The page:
Nice guys, are you still reading this? I am sure all this talk of “bad boys” is a bit demoralizing, but I have an important piece of information for you:

Women may be attracted to bad boys, but women fall in love with men who smile, joke, are nice, well-mannered, and treat them well. Those are the relationships that last long term, says the study, and many women will attest to that from experience. No matter how enticing the bad boy is, the nice guy will get the girl in the real world.

So there is hope for the “nice guys” of the world after all, at least according some at New Enlightened Women’s organization.

Read the entire post by Danielle at http://enlightenedwomen.org/do-nice-guys-lose-bad-boys-win

Show Us God Before You Go

By Daniel Downs

In the fourteenth chapter of John’s gospel, three questions are raised and answered. The subject matter concerning Jesus’ statements about is leaving them to a place where he will be glorified. (13:31-35) His disciples did not know what the heck he was talking about. They were not sure they understood where he was going. As all good Jews, they began asking questions.

Peter respectfully raised the first question that is recorded in the previous chapter and it was reiterated by Thomas here. The question is this: What do you mean? Where are you going, and why can I not follow you right now? (13:36, 37) Jesus responding by saying, “Don’t worry about it. You will follow later. I’m going to my Father’s house where I will prepare a place for you. I will come again to take you to where I am now going. Come on guys, don’t act dumb, you know the way to where I’m going. Don’t you?” (13:36-14:4)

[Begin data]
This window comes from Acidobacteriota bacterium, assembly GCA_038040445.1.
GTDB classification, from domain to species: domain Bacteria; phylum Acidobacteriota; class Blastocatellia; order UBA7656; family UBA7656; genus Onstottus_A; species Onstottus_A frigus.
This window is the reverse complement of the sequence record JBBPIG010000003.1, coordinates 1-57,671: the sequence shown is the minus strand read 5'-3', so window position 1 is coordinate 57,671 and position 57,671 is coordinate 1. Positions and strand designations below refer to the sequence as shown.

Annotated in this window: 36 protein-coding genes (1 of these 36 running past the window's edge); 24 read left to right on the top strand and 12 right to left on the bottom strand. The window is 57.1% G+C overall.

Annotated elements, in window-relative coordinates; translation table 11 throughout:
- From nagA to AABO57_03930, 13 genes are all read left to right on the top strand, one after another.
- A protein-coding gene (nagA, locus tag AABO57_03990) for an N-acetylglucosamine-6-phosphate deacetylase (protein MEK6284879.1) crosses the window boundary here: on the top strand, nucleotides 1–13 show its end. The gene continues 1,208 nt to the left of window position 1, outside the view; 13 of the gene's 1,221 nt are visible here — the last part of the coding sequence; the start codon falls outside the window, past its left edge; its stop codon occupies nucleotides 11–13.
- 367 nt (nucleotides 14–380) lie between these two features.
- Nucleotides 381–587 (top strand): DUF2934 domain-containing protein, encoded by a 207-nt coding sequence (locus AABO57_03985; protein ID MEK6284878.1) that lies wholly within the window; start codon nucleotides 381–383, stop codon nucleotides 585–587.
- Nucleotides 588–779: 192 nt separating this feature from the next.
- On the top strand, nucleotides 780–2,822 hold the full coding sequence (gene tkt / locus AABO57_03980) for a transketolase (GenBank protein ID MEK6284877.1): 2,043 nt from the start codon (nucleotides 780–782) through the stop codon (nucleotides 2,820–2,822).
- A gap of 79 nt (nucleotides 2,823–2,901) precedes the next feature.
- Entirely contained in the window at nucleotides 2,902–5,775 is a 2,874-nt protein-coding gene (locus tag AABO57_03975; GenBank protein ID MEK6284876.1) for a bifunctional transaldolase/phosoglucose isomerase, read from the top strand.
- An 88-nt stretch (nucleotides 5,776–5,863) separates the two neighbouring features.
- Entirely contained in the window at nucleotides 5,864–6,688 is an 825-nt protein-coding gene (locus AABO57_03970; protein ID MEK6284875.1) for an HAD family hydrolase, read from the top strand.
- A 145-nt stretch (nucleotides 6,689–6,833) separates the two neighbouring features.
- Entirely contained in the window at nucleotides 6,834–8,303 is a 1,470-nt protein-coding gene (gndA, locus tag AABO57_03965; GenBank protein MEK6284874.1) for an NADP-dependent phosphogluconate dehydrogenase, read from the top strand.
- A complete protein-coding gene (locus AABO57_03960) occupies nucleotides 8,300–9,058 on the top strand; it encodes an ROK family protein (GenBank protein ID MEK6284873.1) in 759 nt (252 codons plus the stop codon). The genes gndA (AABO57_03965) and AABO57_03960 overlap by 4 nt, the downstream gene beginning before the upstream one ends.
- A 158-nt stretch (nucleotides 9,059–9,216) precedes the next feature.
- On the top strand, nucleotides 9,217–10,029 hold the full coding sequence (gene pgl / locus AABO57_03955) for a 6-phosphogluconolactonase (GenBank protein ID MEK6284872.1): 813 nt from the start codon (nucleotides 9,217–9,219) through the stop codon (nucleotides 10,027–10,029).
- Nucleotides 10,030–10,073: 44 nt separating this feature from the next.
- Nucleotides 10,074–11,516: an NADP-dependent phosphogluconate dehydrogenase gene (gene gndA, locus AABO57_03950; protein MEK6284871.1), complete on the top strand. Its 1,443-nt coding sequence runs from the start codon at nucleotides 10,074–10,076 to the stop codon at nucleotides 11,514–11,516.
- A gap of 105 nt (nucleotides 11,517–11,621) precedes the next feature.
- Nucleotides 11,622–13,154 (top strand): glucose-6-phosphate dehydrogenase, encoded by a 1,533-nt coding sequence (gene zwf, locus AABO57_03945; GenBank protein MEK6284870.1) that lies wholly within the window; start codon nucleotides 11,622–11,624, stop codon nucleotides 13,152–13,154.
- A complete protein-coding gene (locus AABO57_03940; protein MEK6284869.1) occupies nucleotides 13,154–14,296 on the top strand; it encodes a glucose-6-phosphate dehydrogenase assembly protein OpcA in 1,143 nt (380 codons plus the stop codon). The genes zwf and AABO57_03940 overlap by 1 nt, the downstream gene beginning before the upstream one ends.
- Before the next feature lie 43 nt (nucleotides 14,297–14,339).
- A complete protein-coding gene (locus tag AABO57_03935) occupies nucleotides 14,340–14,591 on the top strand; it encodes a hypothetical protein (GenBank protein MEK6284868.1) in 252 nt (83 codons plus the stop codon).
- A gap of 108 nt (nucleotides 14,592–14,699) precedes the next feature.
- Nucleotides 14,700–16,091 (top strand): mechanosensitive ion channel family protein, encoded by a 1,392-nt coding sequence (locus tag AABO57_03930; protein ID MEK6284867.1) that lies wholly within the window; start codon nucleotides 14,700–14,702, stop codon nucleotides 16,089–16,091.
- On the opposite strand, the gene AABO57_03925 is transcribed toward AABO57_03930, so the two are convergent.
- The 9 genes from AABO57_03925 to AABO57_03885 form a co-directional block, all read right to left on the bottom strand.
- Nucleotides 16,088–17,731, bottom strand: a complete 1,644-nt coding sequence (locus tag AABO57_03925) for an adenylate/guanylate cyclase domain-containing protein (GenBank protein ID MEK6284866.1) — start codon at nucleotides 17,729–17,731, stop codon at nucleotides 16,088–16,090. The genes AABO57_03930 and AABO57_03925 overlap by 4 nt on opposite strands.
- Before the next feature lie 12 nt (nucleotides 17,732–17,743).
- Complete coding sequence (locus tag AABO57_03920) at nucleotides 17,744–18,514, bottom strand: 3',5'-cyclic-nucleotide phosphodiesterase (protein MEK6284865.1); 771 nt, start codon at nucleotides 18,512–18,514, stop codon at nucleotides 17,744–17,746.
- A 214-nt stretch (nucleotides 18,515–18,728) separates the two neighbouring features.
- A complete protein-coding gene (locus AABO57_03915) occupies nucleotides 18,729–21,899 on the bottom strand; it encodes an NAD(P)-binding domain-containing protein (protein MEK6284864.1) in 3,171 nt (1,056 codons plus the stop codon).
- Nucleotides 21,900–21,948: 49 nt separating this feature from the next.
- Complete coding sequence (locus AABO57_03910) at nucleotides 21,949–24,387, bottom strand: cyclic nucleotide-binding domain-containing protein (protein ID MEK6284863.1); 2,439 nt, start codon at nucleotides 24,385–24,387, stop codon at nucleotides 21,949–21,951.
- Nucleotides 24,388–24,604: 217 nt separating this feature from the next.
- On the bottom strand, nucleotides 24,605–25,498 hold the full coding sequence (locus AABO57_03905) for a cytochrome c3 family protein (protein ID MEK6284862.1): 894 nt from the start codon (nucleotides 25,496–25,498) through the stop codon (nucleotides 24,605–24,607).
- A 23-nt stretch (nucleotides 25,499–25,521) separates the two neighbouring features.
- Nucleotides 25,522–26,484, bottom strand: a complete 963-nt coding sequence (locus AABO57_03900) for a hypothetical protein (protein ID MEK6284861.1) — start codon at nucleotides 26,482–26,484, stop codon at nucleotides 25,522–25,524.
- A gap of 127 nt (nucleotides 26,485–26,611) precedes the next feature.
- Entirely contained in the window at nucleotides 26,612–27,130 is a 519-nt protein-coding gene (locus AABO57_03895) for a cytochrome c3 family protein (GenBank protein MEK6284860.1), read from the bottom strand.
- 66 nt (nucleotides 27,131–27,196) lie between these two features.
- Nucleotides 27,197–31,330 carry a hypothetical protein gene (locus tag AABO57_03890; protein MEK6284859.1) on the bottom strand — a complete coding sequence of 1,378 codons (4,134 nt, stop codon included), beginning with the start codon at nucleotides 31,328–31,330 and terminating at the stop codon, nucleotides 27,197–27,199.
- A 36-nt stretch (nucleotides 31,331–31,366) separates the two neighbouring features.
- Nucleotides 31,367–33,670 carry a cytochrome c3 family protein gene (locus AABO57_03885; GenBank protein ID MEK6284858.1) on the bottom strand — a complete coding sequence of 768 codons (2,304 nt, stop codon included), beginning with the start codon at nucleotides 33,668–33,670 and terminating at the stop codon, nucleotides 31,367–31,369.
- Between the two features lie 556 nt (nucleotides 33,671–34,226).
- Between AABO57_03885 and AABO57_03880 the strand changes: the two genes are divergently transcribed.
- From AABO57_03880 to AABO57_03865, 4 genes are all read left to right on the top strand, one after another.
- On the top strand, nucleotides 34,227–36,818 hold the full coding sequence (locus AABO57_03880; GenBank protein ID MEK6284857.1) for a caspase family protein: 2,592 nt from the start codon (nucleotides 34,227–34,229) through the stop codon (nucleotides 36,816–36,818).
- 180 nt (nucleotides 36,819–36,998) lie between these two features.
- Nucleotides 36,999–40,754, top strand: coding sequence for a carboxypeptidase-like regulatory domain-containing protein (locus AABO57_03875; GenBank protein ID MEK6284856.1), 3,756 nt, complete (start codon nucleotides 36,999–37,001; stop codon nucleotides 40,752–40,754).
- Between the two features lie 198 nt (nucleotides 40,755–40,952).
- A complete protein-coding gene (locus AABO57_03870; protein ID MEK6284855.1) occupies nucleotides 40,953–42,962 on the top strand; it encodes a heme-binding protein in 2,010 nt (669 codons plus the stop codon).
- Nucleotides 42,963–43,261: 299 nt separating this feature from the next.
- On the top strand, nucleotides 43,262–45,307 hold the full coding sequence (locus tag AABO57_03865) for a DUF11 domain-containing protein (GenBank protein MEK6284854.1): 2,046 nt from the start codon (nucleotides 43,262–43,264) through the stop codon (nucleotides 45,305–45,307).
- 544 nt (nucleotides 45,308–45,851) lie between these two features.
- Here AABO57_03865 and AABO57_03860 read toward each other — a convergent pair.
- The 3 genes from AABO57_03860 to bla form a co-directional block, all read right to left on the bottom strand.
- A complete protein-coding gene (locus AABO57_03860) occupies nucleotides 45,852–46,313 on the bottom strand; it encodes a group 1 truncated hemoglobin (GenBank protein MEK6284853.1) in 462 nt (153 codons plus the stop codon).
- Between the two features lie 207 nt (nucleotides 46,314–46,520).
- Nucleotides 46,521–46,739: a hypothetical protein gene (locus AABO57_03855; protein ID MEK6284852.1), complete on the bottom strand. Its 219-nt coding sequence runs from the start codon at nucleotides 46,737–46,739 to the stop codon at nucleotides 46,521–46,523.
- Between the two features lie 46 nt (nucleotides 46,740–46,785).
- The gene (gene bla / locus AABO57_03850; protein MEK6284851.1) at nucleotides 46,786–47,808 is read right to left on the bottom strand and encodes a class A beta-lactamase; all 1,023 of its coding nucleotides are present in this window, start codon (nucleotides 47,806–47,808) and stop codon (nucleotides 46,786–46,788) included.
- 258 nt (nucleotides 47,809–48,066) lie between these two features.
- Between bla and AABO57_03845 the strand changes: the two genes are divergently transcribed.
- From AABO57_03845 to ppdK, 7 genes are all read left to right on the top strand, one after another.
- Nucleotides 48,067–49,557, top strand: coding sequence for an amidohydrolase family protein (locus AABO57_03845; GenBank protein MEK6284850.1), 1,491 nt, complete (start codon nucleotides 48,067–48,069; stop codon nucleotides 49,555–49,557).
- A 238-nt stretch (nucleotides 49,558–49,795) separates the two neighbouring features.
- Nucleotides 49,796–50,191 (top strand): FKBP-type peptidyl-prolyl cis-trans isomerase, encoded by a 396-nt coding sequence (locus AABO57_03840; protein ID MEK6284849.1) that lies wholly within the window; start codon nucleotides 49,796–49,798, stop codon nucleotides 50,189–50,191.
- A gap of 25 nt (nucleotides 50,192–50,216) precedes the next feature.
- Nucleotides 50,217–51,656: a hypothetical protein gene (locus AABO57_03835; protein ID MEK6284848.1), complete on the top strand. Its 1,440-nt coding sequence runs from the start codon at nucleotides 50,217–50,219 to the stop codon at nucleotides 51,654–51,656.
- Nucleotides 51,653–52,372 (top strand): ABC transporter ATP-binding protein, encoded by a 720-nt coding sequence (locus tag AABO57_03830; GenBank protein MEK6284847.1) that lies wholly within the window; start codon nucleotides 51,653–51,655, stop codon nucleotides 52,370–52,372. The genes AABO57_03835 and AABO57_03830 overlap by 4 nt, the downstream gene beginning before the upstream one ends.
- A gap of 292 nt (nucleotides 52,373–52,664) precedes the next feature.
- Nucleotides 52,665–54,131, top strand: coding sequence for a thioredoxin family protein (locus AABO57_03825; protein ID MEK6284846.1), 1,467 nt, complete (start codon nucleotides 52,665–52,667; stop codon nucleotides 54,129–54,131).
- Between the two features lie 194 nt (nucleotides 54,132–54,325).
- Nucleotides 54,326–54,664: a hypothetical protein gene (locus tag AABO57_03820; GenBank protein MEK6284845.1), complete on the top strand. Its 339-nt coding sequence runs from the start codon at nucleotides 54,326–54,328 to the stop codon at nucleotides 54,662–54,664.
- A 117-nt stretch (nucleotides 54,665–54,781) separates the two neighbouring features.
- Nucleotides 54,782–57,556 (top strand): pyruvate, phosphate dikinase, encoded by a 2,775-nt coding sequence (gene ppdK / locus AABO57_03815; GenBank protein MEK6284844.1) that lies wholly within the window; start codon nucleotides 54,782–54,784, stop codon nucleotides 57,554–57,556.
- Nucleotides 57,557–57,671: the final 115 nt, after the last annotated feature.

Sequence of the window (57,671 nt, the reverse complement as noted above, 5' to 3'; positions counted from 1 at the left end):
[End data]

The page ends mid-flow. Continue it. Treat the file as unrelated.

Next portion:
Expressing his usual point of view, Thomas, the proverbial skeptic, pipes up and says, “What! We neither know where you are going nor how to get there” (v. 5).

Jesus’ infamous retort is “I am the way, and the truth, and the life; no one comes to the Father but though me. If you really knew me you would have known my Father also. So look here guys. You now know Him, and have seen Him. Get it?” (vv. 6-7)

While listening Philip is going hmm. He says, “No Lord, I still don’t think we get it. I do not remember having seen God. How about showing us the Father. Yeh, show us God. That should do the trick” (v. 8).

Jesus seemed very surprised. No doubt he was thinking these guys are bunch of numb skulls. It shows by his question that follows. “Have I been so long with you, and you have not come to know me, Phillip?” Let me make it real simple and plain for you. “He who has seen me has seen the Father.” So, “how can you say, ‘Show us the Father?” (v. 9)

From verses 10 through 21, Jesus explains how he reveals the Father and how they will also. In essence, it is because of their intimate spiritual relationship and works that the unseen God is manifested to the world. Their relationship to Jesus and Jesus’ relationship to the Father lived out in daily life is the way God is made known. Of course, God is seen through their lives lived according to the commandments of God and ministry of the Messiah.